decided: November 27, 1968.
Appeal from decree of Orphans' Court of Cambria County, No. 40348, in re estate of William Jeffrey Russell, deceased.
W. Louis Coppersmith, with him Margolis & Coppersmith, for appellant.
Edward F. Peduzzi, with him Myers, Taylor & Peduzzi, for appellees.
Bell, C. J., Jones, Cohen, Eagen, O'Brien and Roberts, JJ. Opinion by Mr. Justice O'Brien. Mr. Justice Musmanno took no part in the consideration or decision of this case.
[ 432 Pa. Page 500]
This is an appeal from the final decree of the Orphans' Court of Cambria County. The decedent, William
[ 432 Pa. Page 501]
Jeffrey Russell, was seven years of age when, on June 11, 1965, he was fatally injured by an automobile. His father, Wayne F. Russell, applied for and was granted letters of administration.
The sole issue presented by this appeal is whether decedent's grandparents, Paul E. Alwine and Clarice M. Alwine, the appellees here, or the administrator of his estate, Wayne F. Russell, appellant here, is entitled to a $2,000.00 benefit under a "Nationwide Century Auto Policy". The policy in question had been secured and kept in force by payment of premiums by the grandparents, who had provided a home and cared for decedent without any aid from decedent's parents. The "Family Compensation" provision of the policy set forth the obligation of the company under that provision as follows: "Family Compensation. (applicable to the Policyholder and relatives resident in his household and occupants of the insured vehicle)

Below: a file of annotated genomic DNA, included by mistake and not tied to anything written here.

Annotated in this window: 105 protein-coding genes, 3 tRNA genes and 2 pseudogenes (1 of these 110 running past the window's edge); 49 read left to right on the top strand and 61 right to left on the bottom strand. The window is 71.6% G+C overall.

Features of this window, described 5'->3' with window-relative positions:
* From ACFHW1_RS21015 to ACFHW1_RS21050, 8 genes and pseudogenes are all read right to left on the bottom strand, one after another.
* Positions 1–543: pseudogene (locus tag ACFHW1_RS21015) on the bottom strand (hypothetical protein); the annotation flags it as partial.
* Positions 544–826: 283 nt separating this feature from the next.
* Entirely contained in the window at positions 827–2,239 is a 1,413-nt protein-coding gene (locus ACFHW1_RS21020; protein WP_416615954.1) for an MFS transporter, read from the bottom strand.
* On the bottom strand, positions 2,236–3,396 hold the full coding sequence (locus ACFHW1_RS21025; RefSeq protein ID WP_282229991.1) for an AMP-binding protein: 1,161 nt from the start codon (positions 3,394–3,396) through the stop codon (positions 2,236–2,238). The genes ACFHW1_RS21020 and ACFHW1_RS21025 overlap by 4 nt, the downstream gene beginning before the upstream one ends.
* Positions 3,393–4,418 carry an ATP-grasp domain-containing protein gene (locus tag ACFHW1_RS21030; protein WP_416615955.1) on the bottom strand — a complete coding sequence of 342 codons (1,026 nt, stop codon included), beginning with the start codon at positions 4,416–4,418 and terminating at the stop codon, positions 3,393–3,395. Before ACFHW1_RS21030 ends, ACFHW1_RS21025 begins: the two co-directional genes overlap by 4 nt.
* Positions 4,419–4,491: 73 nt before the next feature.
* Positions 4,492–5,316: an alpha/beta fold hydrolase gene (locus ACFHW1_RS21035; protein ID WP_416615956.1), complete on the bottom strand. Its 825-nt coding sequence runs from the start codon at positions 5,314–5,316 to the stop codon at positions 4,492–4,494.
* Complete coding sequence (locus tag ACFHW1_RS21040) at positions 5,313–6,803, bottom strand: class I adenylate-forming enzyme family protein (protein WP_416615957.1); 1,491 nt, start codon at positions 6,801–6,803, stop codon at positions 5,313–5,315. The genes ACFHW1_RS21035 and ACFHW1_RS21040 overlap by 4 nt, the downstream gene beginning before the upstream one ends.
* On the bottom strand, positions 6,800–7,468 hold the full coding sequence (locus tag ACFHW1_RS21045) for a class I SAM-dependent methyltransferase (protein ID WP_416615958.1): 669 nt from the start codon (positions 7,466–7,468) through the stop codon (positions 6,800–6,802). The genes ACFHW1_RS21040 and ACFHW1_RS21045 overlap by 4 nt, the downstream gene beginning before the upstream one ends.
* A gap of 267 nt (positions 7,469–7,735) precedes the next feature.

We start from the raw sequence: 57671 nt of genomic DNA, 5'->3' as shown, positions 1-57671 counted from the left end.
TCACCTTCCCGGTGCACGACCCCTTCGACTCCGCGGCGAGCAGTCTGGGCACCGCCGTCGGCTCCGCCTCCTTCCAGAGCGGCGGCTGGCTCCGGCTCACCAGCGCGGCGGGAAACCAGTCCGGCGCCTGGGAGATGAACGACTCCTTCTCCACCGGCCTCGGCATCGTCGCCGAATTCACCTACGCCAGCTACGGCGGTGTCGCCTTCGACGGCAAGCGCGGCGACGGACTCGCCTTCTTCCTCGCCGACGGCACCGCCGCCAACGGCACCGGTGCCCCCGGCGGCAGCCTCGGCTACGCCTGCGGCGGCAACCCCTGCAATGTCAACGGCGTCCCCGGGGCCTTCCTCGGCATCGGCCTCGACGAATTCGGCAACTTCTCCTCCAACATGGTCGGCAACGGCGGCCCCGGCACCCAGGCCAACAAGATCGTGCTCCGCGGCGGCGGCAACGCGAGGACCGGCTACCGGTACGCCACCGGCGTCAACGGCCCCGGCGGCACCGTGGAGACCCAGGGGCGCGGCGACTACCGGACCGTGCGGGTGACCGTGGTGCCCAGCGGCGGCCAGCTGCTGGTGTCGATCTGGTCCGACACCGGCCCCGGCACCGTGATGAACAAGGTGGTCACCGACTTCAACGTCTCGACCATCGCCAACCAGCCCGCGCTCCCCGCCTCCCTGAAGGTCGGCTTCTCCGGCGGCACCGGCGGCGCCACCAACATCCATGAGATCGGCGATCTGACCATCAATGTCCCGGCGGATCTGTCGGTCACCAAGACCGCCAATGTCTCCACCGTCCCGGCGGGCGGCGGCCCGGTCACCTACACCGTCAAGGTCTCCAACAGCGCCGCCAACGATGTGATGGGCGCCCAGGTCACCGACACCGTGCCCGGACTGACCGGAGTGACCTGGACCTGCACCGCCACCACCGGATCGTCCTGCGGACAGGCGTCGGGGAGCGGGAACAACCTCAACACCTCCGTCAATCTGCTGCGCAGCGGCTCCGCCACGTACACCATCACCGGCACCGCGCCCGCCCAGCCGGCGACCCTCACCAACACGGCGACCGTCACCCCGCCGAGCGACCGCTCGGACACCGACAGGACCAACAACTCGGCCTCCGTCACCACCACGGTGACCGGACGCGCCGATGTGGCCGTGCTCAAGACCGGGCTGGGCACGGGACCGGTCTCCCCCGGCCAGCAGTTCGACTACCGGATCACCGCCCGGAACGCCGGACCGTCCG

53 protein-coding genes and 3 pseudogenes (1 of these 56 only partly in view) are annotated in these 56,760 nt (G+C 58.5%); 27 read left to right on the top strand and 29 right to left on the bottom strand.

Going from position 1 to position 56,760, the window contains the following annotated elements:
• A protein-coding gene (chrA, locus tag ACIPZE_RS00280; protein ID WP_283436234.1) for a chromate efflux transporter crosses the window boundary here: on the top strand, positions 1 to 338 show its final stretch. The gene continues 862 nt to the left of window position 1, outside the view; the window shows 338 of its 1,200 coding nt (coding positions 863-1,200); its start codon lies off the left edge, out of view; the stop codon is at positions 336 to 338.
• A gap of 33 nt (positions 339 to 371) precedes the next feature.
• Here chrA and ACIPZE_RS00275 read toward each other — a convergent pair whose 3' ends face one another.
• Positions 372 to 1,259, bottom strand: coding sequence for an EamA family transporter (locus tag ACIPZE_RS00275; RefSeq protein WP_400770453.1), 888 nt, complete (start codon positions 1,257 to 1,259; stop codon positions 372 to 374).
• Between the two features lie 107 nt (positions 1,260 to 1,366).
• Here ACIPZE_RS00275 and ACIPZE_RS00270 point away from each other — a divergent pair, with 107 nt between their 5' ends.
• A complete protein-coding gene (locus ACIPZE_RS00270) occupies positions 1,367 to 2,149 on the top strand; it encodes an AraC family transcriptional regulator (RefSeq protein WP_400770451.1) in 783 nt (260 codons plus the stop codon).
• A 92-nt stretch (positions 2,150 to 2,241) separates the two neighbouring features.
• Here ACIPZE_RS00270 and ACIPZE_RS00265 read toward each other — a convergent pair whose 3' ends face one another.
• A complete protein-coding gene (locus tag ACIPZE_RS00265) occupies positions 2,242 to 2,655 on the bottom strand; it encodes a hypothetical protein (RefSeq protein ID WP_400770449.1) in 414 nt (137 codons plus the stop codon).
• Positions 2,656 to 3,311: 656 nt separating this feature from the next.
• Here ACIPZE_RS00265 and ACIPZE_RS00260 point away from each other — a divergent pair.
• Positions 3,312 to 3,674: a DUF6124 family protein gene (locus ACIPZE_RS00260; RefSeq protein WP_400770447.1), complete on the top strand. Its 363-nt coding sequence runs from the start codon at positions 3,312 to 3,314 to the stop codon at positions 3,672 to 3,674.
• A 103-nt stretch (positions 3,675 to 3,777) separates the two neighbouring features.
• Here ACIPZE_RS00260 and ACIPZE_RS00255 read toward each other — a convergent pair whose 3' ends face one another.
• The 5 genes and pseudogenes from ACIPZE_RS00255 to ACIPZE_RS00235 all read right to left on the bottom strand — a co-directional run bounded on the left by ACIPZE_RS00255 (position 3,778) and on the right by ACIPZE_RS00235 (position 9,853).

"(1) To pay, in accordance with the Schedule below, to or for the benefit of the Policyholder, and while residents of the same household, his spouse, and the relatives of either who by accident suffer bodily injury, sickness, disease or death: . . .
"(b) by being struck by a land motor vehicle . . ."
The Schedule provided for benefits for the death of persons who had not reached their eighteenth birthday at the time of the accident, in the amount of $2,000.00, " payable to a duly appointed legal representative."
Both the grandparents and the administrator claimed the proceeds of the policy. The court below decreed that since the insurance policy constituted a contract between the grandparents and the insurance company, and since the grandparents paid the premiums for the policy and kept it in force, they were entitled to the $2,000 death benefit.
We disagree. The insurance contract at issue admits of only one interpretation. The death benefits are
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payable to "a duly appointed legal representative." Appellant is that person. It is totally irrelevant that decedent lived with appellees, who paid for his support. It is totally irrelevant that appellees secured the policy and paid the premiums on it. That policy provided that death benefits go to the legal representative, i.e., the estate, of the decedent. If appellees had given decedent a gift of $2,000 during his lifetime, the fact that they had supported him, or the fact that they had donated the money to him, would not entitle them to receive it after his death. It would pass through his estate, just as it must here, where the contract with the insurance company so provides.
The case relied upon by appellee, Beall Estate, 384 Pa. 14, 119 A.2d 216 (1956), is totally inapposite, being concerned not with where policy proceeds go, but with whether they are subject to claims of creditors under the National Service Life Insurance Act.
The decree is reversed, and the case is remanded. Costs on the estate.
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